Perhaps the most amazing thing that resulted from your craving for alcohol was your willingness to help me clean up after my wild and crazy hot tub parties.  You would canvass the perimeter of the hot tub and pick up all the empty beer cans and Champaign bottles, leaving one little pile by the back door for me to scoop up and toss to recycle.  There was never one drop of liquid in any of them.  You made sure nothing went to waste.

Oh, what a dog.

Weaning you off the barley pop and grape juice was a difficult process.  It meant me refraining from imbibing as well.  And I guess it’s as it should be.  We learn from our parents, right?  So, many new rules were put into effect the next 8 or so years, like when you could participate in social gatherings, and when it was ‘kennel time’. beer2 And I have always had to watch you when the apples start hitting the ground.  Like right now.  But things are different now.  Baby there are no rules.  You can have whatever you want within reason.  I want you to be as happy as possible the rest of your days.  If that means  grazing in the back yard, or having my beer chaser, you go right ahead and tie one on.

But the way you’re looking right now, I have a feeling you’ll be crying for a little ‘hair of the dog’ days tomorrow.  No worries, Buddy, I got you covered.


Don’t Want to Miss a Thing? Subscribe to My Blog

About PR

I’m an “Oily Yogi” ready to inspire you to reach for limitless possibilities.

With a lifetime of experience in the outdoors, one of my biggest joys is to share my passion for adventure with others. After spending decades in suits and buildings, I found a way to combine the office and the outdoors in a way that optimizes positive results. There is a clearly defined correlation between nature, sensory contact, and high impact performance.

I am recognized as a change agent, who inspires people to allow their dreams to become reality through group and individual experiential settings. But perhaps the best gift I can bring to the table is my passion for your wellbeing. I enjoy coaching and training others to achieve their personal and professional goals, focusing on health, wellness wholeness, and limitless possibilities. Everything starts with the self; and is unique to each person. Simply tuning into the breath, mindfulness, and gentle movement for starters. Whenever I can, we take the work outside.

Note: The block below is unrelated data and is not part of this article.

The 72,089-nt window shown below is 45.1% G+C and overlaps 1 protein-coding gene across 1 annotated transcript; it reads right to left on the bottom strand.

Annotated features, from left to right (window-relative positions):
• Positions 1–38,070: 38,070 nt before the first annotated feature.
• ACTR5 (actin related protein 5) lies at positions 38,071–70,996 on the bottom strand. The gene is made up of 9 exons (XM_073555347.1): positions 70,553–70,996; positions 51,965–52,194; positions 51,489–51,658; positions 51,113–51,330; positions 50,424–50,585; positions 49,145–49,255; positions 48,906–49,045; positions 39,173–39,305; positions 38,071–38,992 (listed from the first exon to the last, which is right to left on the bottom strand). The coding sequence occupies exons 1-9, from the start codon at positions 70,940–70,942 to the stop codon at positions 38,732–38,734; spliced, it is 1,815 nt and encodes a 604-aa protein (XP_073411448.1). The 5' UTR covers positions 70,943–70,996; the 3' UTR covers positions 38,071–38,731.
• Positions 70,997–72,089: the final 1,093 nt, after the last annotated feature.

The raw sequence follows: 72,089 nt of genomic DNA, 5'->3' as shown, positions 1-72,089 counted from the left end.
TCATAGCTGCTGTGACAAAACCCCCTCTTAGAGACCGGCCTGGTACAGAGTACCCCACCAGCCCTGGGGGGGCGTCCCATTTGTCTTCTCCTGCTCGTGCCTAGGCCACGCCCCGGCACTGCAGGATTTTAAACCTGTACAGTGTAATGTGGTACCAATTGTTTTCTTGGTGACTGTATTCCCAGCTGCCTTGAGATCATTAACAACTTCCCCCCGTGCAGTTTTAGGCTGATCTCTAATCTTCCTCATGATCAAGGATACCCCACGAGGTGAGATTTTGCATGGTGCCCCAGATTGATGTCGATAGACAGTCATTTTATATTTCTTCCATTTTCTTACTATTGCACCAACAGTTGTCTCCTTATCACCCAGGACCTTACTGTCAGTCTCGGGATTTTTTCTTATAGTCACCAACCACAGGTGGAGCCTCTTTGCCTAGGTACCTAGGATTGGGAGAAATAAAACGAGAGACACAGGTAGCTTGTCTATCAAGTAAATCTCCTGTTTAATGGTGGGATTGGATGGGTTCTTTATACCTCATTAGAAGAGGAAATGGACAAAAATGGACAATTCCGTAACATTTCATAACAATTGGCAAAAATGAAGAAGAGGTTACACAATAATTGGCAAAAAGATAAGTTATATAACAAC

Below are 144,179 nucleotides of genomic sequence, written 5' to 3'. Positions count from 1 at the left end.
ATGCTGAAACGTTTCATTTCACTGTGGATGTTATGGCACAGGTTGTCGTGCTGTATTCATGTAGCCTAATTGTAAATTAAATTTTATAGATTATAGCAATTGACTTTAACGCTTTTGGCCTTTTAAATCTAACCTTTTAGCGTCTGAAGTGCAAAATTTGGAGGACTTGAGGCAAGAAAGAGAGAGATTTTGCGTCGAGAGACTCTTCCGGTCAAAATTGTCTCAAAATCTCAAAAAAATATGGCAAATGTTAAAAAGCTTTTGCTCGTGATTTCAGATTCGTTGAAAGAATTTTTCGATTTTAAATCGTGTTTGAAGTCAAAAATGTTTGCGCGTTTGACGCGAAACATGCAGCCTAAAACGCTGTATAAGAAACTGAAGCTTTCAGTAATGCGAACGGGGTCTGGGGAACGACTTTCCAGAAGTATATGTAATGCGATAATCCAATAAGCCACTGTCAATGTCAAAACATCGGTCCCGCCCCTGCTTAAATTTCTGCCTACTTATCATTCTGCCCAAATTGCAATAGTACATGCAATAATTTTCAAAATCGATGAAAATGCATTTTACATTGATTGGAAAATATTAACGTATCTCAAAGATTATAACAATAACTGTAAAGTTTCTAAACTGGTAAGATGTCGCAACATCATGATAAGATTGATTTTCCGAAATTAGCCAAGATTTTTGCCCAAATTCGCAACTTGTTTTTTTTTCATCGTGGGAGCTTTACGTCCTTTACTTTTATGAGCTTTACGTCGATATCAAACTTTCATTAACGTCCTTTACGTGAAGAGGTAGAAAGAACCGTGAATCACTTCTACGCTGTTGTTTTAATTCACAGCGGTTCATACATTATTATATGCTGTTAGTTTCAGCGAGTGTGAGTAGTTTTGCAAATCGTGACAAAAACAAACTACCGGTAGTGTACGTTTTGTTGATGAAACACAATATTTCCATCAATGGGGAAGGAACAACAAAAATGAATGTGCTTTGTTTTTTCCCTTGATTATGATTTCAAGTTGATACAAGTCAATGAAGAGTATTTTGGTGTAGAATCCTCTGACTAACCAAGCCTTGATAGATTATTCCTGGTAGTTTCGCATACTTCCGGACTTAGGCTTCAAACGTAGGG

Life is an adventure! Whether it’s a business or personal situation, career path or life path, As Chief Experience Officer of PR Brady AdVentures, my passion is Inspiring Limitless Possibilities, Bringing Our Best Selves to Life.
So, shall we begin?
Contact me for more information on ways we can work together on your possibilities. Namaste!


  1. What a cute story! What is it about alcohol that some dogs enjoy so much?

  2. What a precious story and memories. Raising my cup of tea in a toast! ooops, sorry. no alcohol here.

  3. Thank you for providing a picture of your alcoholic friend. I was having trouble imagining a weensy pup imbibing to such a great extent. Then I saw. And it all fell into place. What a love. I’m sensing Buddy is facing challenges – if so, my heart goes out to you and him. I’ve been there and yes, suddenly they are welcome to enjoy whatever they want. In our case it was maple smoked ham and veggie hotdogs.

  4. Alcohol is a human problem, right? Puppies shouldn’t have to face these tough choices!

  5. I had no idea that some pups were so into their “adult beverages”! I am glad Buddy is getting to imbib now, it’s easier to spoil them when they are older and we treasure every moment. <3

Speak Your Mind